Cell Division

Cell Division - Cell Division I Chromosomes a Often exist...

Info iconThis preview shows pages 1–3. Sign up to view the full content.

View Full Document Right Arrow Icon
Cell Division: I. Chromosomes: a. Often exist in pairs within cells, and when they are, the cell is said to be diploid. i. Humans have 23 pairs in each cell, with the exception of gametes. ii. Table 10.1 talks about other species’ and their numbers of chromosomes. iii. Chromosomes are made of chromatin, which is made of DNA and Protein. Usually around 40% DNA and 60% Protein. 1. Fig 10.5 shows how long DNA strands coil up into small chromosomes. 2. Histone proteins are the primary proteins involved in these shenanigans. a. DNA coils around Histones, which all repeat and coil up into chromosomes. 3. When a cell is not dividing, the DNA usually comes uncondensed for use. a. This is called euchromatin, which means that the genetic information is usable b. Some DNA will remain coiled and unusable, called heterochromatin. i. More heterochromatin exists in the centromere, so it heterochromatin may be a structural function. ii. It could also be fore gene regulation, keeping genes that are not currently needed out of use. iv. These pairs are called “homologous chromosomes”. Usually they are drawn side by side with the same size and same shape. 1. Center called centromere, and area on either side of center is called kinetochore, which is made of protein. a. Kinetochore is where microtubules attach to pull apart chromosomes. b. Material that holds chromatids together at the centromere is called “cohesin”, which is a protein. v. When cells are not diploid (chromosomes coming in pairs), they are called haploids. vi. Karyotype—a cell’s chromosome array. How the chromosomes are arranged. 1. This is significant because not all chromosomes look alike.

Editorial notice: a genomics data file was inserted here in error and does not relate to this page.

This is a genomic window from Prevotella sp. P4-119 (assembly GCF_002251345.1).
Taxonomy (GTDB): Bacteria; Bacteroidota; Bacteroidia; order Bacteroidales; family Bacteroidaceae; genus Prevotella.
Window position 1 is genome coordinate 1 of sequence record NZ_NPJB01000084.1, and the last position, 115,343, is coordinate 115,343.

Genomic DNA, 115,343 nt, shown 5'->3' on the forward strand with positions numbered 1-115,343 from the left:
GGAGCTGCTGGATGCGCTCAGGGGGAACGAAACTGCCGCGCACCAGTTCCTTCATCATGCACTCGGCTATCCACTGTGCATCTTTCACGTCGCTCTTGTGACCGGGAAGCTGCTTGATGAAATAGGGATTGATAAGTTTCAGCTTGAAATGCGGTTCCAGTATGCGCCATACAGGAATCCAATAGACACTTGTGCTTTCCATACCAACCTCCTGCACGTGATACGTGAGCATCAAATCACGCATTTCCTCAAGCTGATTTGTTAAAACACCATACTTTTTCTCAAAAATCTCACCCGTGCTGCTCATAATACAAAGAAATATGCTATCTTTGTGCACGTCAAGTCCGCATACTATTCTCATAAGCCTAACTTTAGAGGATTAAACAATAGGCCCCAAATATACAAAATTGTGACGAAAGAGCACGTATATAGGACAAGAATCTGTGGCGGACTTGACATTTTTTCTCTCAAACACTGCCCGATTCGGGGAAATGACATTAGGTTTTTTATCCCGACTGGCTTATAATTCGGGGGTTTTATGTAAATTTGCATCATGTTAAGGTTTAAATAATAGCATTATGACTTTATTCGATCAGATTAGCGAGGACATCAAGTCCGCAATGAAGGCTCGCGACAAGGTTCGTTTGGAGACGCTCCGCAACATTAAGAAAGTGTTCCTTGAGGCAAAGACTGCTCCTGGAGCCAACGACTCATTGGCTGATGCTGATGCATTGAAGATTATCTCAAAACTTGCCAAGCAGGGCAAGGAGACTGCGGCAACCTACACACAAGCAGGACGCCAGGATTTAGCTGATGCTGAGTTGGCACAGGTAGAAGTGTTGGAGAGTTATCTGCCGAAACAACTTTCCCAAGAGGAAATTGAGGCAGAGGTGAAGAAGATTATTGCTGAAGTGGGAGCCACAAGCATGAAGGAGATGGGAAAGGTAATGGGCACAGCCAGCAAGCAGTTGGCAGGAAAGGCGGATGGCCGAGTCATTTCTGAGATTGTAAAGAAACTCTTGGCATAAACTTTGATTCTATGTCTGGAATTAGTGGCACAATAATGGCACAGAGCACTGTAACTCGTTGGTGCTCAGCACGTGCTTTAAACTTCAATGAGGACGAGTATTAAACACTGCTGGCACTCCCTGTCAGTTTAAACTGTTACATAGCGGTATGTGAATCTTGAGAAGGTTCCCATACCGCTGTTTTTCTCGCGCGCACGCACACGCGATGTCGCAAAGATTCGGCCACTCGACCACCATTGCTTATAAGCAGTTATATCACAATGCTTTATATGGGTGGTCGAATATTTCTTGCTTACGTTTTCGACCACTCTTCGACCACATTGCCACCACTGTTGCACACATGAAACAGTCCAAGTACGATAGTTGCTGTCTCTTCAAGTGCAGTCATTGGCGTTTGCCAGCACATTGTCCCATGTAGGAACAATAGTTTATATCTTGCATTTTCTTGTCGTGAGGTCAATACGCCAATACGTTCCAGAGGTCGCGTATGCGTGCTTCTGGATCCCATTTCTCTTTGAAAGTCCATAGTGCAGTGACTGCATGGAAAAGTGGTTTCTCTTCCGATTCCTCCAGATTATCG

Background image of page 1

Info iconThis preview has intentionally blurred sections. Sign up to view the full version.

View Full Document Right Arrow Icon
II. Cell Cycle: a. Process of growth and cell division in which most cells engage. b. Different phases: i. Interphase 1. G 1 Gap Phase: a. There is also a G 0 phase that is a resting phase. Some cells never exit this phase. b. Stuff is produced in this phase. 2. S phase: Synthesis a. DNA is produced 3. G 2 : Gap 2 Phase: a. Lots of things are produced within the cell. Molecules are made and organelles are assembled. b. Microtubules are assembled into spindles to pull things apart. ii. M-Phase: 1. Mitosis (Fig 10.11): Division of one nucleus into 2 nuclei. Discovered in 1879 by Fleming, who was studying Salamanders. a.
Background image of page 2
Image of page 3
This is the end of the preview. Sign up to access the rest of the document.

{[ snackBarMessage ]}

Page1 / 9

Cell Division - Cell Division I Chromosomes a Often exist...

This preview shows document pages 1 - 3. Sign up to view the full document.

View Full Document Right Arrow Icon
Ask a homework question - tutors are online